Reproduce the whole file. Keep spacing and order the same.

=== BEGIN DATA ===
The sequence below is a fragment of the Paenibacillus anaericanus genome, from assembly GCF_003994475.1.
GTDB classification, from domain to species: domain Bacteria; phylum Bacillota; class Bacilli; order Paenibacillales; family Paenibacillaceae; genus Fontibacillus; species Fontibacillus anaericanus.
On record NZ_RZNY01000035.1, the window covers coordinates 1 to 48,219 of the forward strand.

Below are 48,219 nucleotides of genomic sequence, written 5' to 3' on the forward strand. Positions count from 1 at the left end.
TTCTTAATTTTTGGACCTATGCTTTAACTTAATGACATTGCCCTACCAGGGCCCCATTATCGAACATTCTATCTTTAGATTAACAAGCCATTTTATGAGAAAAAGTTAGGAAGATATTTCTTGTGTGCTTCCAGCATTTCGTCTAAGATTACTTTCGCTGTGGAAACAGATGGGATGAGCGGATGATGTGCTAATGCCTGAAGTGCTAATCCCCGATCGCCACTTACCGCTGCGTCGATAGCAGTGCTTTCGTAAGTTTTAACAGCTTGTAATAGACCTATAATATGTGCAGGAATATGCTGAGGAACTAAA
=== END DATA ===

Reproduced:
The sequence below is a fragment of the Paenibacillus anaericanus genome, from assembly GCF_003994475.1.
GTDB classification, from domain to species: domain Bacteria; phylum Bacillota; class Bacilli; order Paenibacillales; family Paenibacillaceae; genus Fontibacillus; species Fontibacillus anaericanus.
On record NZ_RZNY01000035.1, the window covers coordinates 1 to 48,219 of the forward strand.

Below are 48,219 nucleotides of genomic sequence, written 5' to 3' on the forward strand. Positions count from 1 at the left end.
TTCTTAATTTTTGGACCTATGCTTTAACTTAATGACATTGCCCTACCAGGGCCCCATTATCGAACATTCTATCTTTAGATTAACAAGCCATTTTATGAGAAAAAGTTAGGAAGATATTTCTTGTGTGCTTCCAGCATTTCGTCTAAGATTACTTTCGCTGTGGAAACAGATGGGATGAGCGGATGATGTGCTAATGCCTGAAGTGCTAATCCCCGATCGCCACTTACCGCTGCGTCGATAGCAGTGCTTTCGTAAGTTTTAACAGCTTGTAATAGACCTATAATATGTGCAGGAATATGCTGAGGAACTAAA